Sunday, March 29, 2009

Informal learning

In adult learning, the individual learn from various sources - experts, internet, books, magazines, benchmarking and etc. But for most adults, the learning capabilities are mostly coming from mistakes that are due to poor planning, insufficient information resources and limited creativity. Therefore, it is a challenge for HRD profession to instill learning capabilities to the employees. The best solution is to hire those who read and learn well.

The future belongs to who can learn and apply faster and better.
Three essential skills - reading skills, Internet research skills and project management skills are the solution to future challenges.

Informal Learning: Rediscovering the Natural Pathways That Inspire Innovation and Performance (Essential Knowledge Resource) (Paperback)

by Jay Cross (Author)

Editorial Reviews

"I was an unlikely candidate to buy into Jay Cross's theory that formal learning is largely ineffective. But my curiosity got the better of me, and I found myself totally engrossed in his out-of-the-ordinary thinking on learning." (T+D Magazine, February 2007)

"I was an unlikely candidate to buy into Jay Cross's theory that formal learning is largely ineffective. But my curiosity got the better of me, and I found myself totally engrossed in his out-of-the-ordinary thinking on learning." (T+D Magazine, February 2007)

"The key to the twenty-first century will be in learning how to leverage informal learning for us all. Jay provides us with an evocative road map to how we can do this."
—John Seely Brown, coauthor, Social Life of Information, and former chief scientist, Xerox Corp.

"Informal learning is the perfect theme for exploring the next wave of our field. Jay Cross continues to push our thinking on the transformational forces of knowledge, learning, and performance. A must read!"
—Elliott Masie, founder, The MASIE Center's Learning CONSORTIUM

"In an outsourced, automated age, informal learning has become the key to high performance and personal fulfillment. And now Jay Cross has written the very best primer on this woefully neglected topic. This is a book for both sides of your brain!"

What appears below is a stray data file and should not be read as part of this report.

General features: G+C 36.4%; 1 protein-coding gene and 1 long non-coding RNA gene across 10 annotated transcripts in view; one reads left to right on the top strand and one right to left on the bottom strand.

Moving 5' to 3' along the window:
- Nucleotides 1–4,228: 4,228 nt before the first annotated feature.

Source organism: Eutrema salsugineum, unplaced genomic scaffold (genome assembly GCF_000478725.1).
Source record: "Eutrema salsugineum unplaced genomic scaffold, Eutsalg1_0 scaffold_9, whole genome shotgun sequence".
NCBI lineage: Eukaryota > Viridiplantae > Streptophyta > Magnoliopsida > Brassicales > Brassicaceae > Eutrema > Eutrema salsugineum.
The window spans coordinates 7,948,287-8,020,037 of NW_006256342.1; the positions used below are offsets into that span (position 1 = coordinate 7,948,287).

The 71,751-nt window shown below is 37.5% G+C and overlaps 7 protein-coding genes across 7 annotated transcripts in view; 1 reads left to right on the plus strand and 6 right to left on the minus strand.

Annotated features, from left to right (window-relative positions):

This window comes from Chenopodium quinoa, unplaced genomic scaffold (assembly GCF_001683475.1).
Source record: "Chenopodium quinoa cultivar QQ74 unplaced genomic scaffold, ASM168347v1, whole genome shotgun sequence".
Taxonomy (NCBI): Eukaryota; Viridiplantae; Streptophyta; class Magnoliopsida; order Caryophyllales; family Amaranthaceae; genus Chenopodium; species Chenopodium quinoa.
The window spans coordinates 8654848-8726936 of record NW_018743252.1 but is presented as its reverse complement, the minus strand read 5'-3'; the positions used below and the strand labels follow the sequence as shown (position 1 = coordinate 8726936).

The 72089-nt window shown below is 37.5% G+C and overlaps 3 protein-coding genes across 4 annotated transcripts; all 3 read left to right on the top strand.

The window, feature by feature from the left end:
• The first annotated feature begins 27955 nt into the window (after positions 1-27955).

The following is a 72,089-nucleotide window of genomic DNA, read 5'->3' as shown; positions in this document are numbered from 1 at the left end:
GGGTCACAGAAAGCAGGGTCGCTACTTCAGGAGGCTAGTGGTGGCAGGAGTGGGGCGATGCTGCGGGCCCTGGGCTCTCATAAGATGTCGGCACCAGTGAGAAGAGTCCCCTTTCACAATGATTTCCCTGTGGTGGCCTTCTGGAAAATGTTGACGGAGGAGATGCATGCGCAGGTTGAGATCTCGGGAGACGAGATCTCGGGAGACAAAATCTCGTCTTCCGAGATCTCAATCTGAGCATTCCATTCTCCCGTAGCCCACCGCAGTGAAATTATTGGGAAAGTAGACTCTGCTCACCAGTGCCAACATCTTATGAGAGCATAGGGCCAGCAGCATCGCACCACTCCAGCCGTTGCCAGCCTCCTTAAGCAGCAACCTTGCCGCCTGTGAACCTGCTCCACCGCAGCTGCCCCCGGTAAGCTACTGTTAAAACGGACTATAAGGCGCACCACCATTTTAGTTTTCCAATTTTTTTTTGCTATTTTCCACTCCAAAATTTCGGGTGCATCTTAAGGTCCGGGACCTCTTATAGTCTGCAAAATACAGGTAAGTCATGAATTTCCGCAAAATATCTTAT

—Daniel H. Pink, author, A Whole New Mind

"Jay Cross provides an important challenge for us all—to move our focus from the classroom to the workplace, and in doing so, reframe what we do in ways that much more closely reflect how people actually learn and perform on the job. Informal Learning has profound implications for how we—from trainers to chief learning officers and from frontline business managers to executives—must rethink our ideas and practices, not in some distant future, but right now."
—Marc J. Rosenberg, management consultant, and author, Beyond E-Learning

"This book shows how informal learning experiences connect us with information, help us share ideas, and obtain new perspectives, and even help us create new knowledge together."
—Ellen Wagner, director, Worldwide eLearning, Adobe Systems

"The one sentence from this book that hit me like a train: 'Most corporations invest their training budget where it will have the least impact.' Wow. In an era of demanding ROI, shrinking budgets, and the insistence to do more with less, think of the impact that informal learning could have if it could truly focus learning and efforts for maximum impact."
—Mark Oehlert, learning strategy architect, Booz Allen Hamilton

Most Helpful Customer Reviews

5 of 5 people found the following review helpful:
5.0 out of 5 stars Highly Recommended, March 26, 2007
Jay Cross has written an invaluable book here for many reasons.